Capitalizing on Globalization

Date: January 2002
Type: Papers and Briefs
Subject:
Series: Economics Working Papers
ISSN: 1655-5252 (print)
Author: Eichengreen, Barry

Description

The world is growing smaller, as powerful forces, political and economic, speed the globalization of markets. On the economic side, technology is the driver: the relative cost of ocean, air, and road transportation continues to fall, removing an obstacle to cross-border merchandise transactions, while the revolution in information and communications has had, if anything, an even more dramatic impact on trade in services. The improved availability of information and declining transaction costs has further stimulated international flows of capital, labor, and technology. None of this would have been possible, of course, in the absence of political decisions to pursue policies consistent with globalization. Governments have removed overt and hidden barriers to trade. They have abolished exchange controls and liberalized capital account transactions. They have sought to promote domestic capacity to produce for foreign markets and to make their economies attractive destinations for foreign investment.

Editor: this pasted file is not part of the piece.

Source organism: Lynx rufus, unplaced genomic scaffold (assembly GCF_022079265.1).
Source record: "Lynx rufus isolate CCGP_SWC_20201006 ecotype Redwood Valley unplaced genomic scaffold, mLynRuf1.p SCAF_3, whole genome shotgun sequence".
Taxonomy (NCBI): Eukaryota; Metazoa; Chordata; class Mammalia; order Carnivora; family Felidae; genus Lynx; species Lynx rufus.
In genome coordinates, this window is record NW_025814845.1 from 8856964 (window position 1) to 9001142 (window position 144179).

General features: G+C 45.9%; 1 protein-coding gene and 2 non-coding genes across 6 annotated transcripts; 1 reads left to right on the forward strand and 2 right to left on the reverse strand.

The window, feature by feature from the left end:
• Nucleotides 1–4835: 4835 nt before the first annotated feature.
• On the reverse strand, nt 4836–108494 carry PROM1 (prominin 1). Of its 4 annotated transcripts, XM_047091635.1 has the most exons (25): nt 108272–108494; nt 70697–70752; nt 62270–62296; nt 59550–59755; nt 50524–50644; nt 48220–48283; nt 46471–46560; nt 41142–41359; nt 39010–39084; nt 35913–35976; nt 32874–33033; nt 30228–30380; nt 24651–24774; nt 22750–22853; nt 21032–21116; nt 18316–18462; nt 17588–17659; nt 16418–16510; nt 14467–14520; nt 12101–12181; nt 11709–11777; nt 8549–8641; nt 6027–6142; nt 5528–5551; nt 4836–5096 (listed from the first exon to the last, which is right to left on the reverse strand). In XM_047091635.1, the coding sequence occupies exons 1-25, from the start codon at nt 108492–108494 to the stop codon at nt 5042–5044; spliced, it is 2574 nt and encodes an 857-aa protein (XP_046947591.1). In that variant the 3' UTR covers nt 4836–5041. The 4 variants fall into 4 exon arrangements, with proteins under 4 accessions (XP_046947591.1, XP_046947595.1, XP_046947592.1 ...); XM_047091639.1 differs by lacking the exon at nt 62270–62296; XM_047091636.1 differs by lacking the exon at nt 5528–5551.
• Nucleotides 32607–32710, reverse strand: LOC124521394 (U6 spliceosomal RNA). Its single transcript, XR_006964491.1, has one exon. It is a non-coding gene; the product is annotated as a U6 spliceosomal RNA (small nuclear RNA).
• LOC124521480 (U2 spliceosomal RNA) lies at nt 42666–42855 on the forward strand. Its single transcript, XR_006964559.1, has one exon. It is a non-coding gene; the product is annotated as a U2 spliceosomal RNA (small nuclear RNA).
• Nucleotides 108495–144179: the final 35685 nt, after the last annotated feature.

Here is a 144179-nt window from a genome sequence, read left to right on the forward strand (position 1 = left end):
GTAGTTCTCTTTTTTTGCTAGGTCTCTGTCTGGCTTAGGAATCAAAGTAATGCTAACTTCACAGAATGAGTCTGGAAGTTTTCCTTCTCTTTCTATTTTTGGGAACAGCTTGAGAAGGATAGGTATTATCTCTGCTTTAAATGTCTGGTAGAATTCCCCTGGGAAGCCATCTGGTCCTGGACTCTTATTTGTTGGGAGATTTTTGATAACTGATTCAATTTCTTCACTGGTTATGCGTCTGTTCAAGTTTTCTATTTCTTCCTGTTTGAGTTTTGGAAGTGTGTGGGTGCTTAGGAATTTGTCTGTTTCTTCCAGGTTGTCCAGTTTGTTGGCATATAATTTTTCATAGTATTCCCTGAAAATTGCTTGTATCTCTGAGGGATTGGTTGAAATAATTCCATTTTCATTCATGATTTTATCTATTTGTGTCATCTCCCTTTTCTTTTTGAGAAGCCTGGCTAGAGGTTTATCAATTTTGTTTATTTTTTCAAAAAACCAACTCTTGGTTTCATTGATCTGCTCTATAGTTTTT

Contents

  • Introduction
  • Policies and Institutions for Asian Growth
  • Managing Innovation
  • Managing Poverty
  • Managing Volatility
  • Managing Exchange Rates
  • Catalyzing Institutional Change
  • Conclusion
  • References